Sad young man reading letter in cafe, receiving bad news

A step by step guide to administering a deceased estate

Lisa Barca ||

The period surrounding the loss of a loved one is always a difficult time.  When all you want is time to grieve, administering a deceased estate can be seriously challenging.

With this in mind, we have put together a guide to help walk you through the basic steps involved in administering a deceased estate:

Determine whether the deceased left a Will

The first step is to determine whether or not the deceased actually made a Will.  There are a number of places that the Will may be located, including amongst the deceased’s personal papers, with their solicitor, their bank, or potentially even with their building society.

If there is a Will, it will generally appoint one or more persons as the Executor. It is the Executor’s role to administer the deceased’s estate, so if you are not the person appointed as Executor, you should advise the Executor of their appointment as soon as you possibly can.

If you are unable to locate a Will, it is important to seek legal advice on who the most appropriate person/s to administer the deceased’s estate would be.

Arrange the funeral 

The first step in administering a deceased estate is organising the funeral.

If the deceased left a Will, it may specify their wishes relating to funeral arrangements.  On a similar note, it is important to check the deceased’s personal papers, as they may have thought ahead and purchased a pre-paid funeral plan.

If there is no pre-paid funeral plan (or there is, but it does not cover the full cost of the funeral), you can take the invoice from the funeral home to the deceased’s bank and request that they arrange payment from the deceased’s bank account.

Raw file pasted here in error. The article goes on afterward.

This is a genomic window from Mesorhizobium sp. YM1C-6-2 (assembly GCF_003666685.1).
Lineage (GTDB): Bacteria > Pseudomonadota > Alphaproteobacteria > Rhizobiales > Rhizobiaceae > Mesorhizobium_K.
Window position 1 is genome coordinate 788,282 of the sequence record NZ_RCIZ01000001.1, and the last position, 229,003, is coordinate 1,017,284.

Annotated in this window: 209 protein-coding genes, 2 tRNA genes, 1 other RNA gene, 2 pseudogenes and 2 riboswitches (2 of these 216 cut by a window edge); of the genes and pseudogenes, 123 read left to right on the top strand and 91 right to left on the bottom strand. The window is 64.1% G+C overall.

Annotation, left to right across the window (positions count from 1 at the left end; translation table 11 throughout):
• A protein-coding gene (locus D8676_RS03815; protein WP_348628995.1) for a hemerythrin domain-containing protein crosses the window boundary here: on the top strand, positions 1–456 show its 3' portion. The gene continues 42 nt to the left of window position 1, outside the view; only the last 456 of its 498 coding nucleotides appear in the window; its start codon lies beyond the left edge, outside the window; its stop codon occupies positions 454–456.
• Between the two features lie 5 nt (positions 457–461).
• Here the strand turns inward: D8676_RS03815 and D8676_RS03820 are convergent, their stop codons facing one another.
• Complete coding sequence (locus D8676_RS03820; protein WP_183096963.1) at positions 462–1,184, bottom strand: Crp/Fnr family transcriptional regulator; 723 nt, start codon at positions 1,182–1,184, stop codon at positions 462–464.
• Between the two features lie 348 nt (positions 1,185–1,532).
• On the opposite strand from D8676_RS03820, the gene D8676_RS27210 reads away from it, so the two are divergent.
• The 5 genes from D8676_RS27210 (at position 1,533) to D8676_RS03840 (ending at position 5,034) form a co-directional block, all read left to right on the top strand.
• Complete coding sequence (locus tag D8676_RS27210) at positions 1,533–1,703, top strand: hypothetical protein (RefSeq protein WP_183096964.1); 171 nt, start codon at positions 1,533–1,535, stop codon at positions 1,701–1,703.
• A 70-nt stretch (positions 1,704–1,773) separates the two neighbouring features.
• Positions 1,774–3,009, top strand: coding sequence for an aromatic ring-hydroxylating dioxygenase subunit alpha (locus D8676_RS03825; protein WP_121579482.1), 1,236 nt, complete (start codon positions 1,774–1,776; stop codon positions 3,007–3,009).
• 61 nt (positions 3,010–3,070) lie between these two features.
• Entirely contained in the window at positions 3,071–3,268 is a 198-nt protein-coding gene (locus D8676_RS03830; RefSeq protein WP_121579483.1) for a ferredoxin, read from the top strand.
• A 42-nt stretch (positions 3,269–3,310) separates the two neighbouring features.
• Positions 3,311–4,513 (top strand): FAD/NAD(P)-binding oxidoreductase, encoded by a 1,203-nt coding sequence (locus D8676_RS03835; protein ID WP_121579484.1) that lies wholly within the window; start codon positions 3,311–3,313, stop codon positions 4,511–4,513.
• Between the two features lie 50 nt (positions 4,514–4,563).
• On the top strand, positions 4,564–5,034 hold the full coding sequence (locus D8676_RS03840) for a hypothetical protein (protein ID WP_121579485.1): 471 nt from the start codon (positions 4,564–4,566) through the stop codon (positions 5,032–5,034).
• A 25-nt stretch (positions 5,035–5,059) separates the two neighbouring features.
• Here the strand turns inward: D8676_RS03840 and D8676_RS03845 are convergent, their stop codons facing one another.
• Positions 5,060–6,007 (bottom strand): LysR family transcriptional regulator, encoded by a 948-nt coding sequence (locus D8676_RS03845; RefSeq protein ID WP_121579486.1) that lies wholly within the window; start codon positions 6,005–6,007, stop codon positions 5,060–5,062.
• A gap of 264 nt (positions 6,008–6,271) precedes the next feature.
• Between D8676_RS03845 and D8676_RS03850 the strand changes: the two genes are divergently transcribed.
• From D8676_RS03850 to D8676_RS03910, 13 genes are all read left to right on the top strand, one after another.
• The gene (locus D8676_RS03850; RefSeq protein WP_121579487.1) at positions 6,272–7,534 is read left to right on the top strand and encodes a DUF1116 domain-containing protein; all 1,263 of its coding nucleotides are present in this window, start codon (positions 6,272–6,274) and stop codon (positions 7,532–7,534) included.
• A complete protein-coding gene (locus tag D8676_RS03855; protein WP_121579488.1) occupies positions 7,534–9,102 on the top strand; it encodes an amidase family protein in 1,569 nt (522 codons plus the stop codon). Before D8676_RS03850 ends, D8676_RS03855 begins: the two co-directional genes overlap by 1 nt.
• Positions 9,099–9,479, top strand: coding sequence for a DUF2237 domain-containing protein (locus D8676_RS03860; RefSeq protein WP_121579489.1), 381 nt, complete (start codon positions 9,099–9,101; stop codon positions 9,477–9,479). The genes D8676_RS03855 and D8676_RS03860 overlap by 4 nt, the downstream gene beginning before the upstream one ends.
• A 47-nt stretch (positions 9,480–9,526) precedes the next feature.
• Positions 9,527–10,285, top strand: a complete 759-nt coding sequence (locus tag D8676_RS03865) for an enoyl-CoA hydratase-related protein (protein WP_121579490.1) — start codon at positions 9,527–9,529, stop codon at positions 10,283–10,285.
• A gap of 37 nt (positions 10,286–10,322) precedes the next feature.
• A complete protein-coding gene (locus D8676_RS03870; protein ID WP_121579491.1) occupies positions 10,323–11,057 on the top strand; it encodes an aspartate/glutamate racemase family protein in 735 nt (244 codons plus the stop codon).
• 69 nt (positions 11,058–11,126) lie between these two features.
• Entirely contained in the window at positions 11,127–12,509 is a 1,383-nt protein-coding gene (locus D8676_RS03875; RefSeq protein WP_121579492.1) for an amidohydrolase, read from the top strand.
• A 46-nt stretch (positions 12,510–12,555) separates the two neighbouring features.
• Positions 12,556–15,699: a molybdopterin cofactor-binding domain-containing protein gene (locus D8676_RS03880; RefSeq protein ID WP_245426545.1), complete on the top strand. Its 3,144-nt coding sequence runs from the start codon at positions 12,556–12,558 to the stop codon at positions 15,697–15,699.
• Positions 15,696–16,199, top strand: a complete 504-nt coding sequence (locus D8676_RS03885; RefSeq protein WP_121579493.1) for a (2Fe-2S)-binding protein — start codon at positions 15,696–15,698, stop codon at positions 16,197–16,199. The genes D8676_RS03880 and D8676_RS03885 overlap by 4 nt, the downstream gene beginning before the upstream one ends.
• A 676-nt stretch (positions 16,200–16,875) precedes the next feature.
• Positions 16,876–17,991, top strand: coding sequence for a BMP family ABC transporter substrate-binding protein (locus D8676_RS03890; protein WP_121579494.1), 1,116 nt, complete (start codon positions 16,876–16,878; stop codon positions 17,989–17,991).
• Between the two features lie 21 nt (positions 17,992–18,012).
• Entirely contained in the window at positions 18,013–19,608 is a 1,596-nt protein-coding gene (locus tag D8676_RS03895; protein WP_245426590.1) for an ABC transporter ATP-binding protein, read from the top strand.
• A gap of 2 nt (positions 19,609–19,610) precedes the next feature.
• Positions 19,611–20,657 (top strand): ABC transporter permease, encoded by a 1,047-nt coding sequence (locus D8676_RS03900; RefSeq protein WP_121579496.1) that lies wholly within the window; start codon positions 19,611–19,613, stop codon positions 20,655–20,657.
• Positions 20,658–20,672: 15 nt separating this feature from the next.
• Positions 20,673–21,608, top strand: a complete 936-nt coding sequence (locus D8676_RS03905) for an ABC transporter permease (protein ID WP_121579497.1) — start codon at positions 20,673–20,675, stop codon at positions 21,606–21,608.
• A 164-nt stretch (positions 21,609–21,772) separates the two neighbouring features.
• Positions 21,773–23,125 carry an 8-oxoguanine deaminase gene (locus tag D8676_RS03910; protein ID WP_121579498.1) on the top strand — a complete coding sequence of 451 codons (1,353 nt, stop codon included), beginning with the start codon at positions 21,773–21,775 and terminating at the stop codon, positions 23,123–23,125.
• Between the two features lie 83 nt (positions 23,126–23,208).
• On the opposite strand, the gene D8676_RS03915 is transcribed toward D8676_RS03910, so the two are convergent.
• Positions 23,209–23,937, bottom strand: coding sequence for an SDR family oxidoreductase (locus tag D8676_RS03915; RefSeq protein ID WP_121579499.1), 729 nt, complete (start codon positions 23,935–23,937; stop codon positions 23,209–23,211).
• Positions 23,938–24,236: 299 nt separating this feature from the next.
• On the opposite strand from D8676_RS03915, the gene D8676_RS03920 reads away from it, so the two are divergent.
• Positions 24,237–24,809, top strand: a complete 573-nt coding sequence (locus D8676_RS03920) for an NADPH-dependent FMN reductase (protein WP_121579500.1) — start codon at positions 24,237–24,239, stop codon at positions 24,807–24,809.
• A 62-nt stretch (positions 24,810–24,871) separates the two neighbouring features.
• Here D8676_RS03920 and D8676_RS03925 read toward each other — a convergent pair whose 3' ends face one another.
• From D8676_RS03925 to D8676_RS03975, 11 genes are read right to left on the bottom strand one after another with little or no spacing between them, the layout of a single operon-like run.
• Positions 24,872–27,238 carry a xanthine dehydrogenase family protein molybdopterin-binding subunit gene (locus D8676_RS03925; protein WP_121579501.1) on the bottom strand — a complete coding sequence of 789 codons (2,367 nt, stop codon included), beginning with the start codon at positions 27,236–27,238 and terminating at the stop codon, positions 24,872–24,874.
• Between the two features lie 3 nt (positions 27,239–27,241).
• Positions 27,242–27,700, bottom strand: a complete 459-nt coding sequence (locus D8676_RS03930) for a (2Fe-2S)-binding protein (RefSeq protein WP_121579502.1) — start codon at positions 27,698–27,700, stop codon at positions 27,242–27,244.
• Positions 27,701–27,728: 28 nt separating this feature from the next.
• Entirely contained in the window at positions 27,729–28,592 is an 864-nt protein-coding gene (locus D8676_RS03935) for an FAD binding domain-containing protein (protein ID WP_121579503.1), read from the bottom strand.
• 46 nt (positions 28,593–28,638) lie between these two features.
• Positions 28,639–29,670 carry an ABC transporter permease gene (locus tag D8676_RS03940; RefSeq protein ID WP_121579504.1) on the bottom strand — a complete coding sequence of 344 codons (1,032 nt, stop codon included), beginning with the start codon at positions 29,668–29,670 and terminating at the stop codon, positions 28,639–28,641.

Obtain the death certificate 

Obtaining the deceased’s death certificate is crucial in administering a deceased estate. The funeral director will usually assist you with submitting the appropriate forms to obtain the death certificate.  It can take anywhere from 2 – 6 weeks for the death certificate to be issued.

Identify the deceased’s assets and liabilities

The next step in administering a deceased estate is to identity the deceased’s assets and liabilities.

Go through the deceased’s personal papers carefully to obtain details of their personal assets. It is important to keep in mind that this might include assets held solely in their name, as well as those held jointly with other parties.  The kind of assets the deceased may own include real estate, bank accounts, shares, superannuation and life insurance policies.

Similarly, you should check to see if the deceased owed any monies.

Apply for a Grant of Probate (if necessary)

Depending on the deceased’s assets, you may need to apply to the Supreme Court of New South Wales for a Grant of Probate in order to administer the deceased’s estate.  A Grant of Probate is a document issued by the Supreme Court which confirms both the Executor’s appointment, and that the deceased’s Will is the most recent one.  If the deceased died without a Will (or in certain other circumstances), it may be necessary to apply for Letters of Administration rather than a Grant of Probate.